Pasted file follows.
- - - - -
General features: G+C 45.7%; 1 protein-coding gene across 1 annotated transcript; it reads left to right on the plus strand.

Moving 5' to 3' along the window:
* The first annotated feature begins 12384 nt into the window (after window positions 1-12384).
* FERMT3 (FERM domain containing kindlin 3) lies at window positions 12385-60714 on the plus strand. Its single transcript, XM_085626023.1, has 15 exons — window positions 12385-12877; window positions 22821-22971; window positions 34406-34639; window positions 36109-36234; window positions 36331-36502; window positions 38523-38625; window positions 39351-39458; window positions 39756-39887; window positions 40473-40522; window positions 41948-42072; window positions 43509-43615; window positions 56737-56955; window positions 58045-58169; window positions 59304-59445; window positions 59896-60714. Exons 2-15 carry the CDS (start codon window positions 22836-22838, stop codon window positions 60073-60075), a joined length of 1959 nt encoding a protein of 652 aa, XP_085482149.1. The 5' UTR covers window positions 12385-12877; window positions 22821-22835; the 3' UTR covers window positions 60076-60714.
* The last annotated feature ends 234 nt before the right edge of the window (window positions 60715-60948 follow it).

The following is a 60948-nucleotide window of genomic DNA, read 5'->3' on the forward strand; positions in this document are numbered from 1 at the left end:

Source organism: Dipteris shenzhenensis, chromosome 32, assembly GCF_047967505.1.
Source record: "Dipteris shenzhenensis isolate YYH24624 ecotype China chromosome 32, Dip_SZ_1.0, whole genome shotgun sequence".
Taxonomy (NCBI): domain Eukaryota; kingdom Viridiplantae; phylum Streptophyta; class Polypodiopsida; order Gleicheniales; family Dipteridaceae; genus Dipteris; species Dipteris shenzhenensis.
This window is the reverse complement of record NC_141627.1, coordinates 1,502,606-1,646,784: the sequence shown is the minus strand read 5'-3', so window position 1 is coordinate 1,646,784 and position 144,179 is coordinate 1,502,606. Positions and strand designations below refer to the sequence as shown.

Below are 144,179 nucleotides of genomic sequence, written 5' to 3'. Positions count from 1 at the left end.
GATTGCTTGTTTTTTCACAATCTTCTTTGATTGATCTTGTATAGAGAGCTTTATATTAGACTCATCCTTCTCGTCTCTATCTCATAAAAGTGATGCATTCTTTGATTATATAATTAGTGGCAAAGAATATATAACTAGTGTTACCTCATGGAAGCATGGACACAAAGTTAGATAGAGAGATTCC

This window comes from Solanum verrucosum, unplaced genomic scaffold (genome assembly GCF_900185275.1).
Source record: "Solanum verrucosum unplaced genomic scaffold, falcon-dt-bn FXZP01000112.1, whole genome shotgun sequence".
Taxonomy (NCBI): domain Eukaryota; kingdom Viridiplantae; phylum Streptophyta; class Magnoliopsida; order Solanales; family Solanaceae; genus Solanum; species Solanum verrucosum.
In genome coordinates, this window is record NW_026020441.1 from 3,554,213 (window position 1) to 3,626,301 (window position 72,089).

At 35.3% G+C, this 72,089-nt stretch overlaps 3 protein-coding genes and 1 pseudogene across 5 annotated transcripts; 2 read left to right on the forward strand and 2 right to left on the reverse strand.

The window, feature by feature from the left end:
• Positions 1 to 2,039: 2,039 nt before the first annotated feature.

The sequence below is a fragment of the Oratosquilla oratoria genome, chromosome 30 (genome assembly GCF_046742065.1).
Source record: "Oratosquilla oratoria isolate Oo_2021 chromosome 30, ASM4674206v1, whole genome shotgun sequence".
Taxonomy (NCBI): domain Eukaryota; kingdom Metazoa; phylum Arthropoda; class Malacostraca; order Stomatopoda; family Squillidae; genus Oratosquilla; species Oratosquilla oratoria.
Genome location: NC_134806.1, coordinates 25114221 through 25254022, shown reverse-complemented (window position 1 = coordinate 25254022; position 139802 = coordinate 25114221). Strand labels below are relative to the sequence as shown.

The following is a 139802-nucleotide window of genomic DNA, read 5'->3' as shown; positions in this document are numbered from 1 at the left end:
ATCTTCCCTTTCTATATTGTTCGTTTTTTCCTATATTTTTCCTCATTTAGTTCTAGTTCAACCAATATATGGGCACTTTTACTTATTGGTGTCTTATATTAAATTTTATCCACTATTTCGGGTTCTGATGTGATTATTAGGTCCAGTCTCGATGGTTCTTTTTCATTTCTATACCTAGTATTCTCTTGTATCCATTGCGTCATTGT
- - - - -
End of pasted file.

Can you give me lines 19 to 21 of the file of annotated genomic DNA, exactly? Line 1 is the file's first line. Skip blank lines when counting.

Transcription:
• Positions 1 to 2,039: 2,039 nt before the first annotated feature.

The sequence below is a fragment of the Oratosquilla oratoria genome, chromosome 30 (genome assembly GCF_046742065.1).
Source record: "Oratosquilla oratoria isolate Oo_2021 chromosome 30, ASM4674206v1, whole genome shotgun sequence".